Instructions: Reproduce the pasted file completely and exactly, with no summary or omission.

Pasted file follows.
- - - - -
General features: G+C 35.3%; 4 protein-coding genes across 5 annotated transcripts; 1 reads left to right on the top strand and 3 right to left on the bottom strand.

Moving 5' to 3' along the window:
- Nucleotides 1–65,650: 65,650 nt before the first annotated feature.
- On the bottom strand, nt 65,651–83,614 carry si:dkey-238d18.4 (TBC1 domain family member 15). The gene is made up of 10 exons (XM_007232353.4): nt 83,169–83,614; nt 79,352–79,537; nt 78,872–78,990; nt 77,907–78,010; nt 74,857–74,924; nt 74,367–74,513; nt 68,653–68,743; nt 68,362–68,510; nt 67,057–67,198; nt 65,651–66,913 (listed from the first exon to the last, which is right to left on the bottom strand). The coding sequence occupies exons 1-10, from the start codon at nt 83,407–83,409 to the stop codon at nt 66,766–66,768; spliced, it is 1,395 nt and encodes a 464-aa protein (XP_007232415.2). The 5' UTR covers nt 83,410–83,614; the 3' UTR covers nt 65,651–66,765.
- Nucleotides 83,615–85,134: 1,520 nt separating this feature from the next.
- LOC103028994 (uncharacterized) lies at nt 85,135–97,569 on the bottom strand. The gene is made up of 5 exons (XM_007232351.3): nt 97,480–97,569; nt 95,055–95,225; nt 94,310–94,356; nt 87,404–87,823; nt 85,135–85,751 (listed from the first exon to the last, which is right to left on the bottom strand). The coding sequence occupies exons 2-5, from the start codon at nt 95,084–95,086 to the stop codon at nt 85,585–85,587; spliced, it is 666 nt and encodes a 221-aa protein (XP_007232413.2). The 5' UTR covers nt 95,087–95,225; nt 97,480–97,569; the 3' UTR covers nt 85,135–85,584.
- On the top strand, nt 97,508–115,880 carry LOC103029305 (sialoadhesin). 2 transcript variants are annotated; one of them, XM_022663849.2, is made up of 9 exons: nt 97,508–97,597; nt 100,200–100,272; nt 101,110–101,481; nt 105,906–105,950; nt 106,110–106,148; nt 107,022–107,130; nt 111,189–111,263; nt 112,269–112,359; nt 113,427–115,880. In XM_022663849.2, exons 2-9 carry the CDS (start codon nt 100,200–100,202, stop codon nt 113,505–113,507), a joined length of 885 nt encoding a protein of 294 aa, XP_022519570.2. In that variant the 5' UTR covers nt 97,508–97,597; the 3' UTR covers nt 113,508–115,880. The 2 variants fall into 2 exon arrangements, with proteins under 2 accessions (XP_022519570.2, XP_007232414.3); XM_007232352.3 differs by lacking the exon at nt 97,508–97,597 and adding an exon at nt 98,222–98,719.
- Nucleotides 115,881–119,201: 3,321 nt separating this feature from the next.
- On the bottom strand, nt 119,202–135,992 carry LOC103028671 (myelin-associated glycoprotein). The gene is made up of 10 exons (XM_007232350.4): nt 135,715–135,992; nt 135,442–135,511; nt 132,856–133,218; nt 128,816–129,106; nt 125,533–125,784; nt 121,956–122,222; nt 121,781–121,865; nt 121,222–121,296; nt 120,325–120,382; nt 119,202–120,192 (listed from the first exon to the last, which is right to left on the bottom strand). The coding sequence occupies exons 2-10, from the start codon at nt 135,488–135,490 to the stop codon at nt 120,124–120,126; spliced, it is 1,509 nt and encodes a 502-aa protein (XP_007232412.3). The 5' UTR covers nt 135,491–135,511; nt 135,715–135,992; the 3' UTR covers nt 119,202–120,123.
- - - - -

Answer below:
General features: G+C 35.3%; 4 protein-coding genes across 5 annotated transcripts; 1 reads left to right on the top strand and 3 right to left on the bottom strand.

Moving 5' to 3' along the window:
- Nucleotides 1–65,650: 65,650 nt before the first annotated feature.
- On the bottom strand, nt 65,651–83,614 carry si:dkey-238d18.4 (TBC1 domain family member 15). The gene is made up of 10 exons (XM_007232353.4): nt 83,169–83,614; nt 79,352–79,537; nt 78,872–78,990; nt 77,907–78,010; nt 74,857–74,924; nt 74,367–74,513; nt 68,653–68,743; nt 68,362–68,510; nt 67,057–67,198; nt 65,651–66,913 (listed from the first exon to the last, which is right to left on the bottom strand). The coding sequence occupies exons 1-10, from the start codon at nt 83,407–83,409 to the stop codon at nt 66,766–66,768; spliced, it is 1,395 nt and encodes a 464-aa protein (XP_007232415.2). The 5' UTR covers nt 83,410–83,614; the 3' UTR covers nt 65,651–66,765.
- Nucleotides 83,615–85,134: 1,520 nt separating this feature from the next.
- LOC103028994 (uncharacterized) lies at nt 85,135–97,569 on the bottom strand. The gene is made up of 5 exons (XM_007232351.3): nt 97,480–97,569; nt 95,055–95,225; nt 94,310–94,356; nt 87,404–87,823; nt 85,135–85,751 (listed from the first exon to the last, which is right to left on the bottom strand). The coding sequence occupies exons 2-5, from the start codon at nt 95,084–95,086 to the stop codon at nt 85,585–85,587; spliced, it is 666 nt and encodes a 221-aa protein (XP_007232413.2). The 5' UTR covers nt 95,087–95,225; nt 97,480–97,569; the 3' UTR covers nt 85,135–85,584.
- On the top strand, nt 97,508–115,880 carry LOC103029305 (sialoadhesin). 2 transcript variants are annotated; one of them, XM_022663849.2, is made up of 9 exons: nt 97,508–97,597; nt 100,200–100,272; nt 101,110–101,481; nt 105,906–105,950; nt 106,110–106,148; nt 107,022–107,130; nt 111,189–111,263; nt 112,269–112,359; nt 113,427–115,880. In XM_022663849.2, exons 2-9 carry the CDS (start codon nt 100,200–100,202, stop codon nt 113,505–113,507), a joined length of 885 nt encoding a protein of 294 aa, XP_022519570.2. In that variant the 5' UTR covers nt 97,508–97,597; the 3' UTR covers nt 113,508–115,880. The 2 variants fall into 2 exon arrangements, with proteins under 2 accessions (XP_022519570.2, XP_007232414.3); XM_007232352.3 differs by lacking the exon at nt 97,508–97,597 and adding an exon at nt 98,222–98,719.
- Nucleotides 115,881–119,201: 3,321 nt separating this feature from the next.
- On the bottom strand, nt 119,202–135,992 carry LOC103028671 (myelin-associated glycoprotein). The gene is made up of 10 exons (XM_007232350.4): nt 135,715–135,992; nt 135,442–135,511; nt 132,856–133,218; nt 128,816–129,106; nt 125,533–125,784; nt 121,956–122,222; nt 121,781–121,865; nt 121,222–121,296; nt 120,325–120,382; nt 119,202–120,192 (listed from the first exon to the last, which is right to left on the bottom strand). The coding sequence occupies exons 2-10, from the start codon at nt 135,488–135,490 to the stop codon at nt 120,124–120,126; spliced, it is 1,509 nt and encodes a 502-aa protein (XP_007232412.3). The 5' UTR covers nt 135,491–135,511; nt 135,715–135,992; the 3' UTR covers nt 119,202–120,123.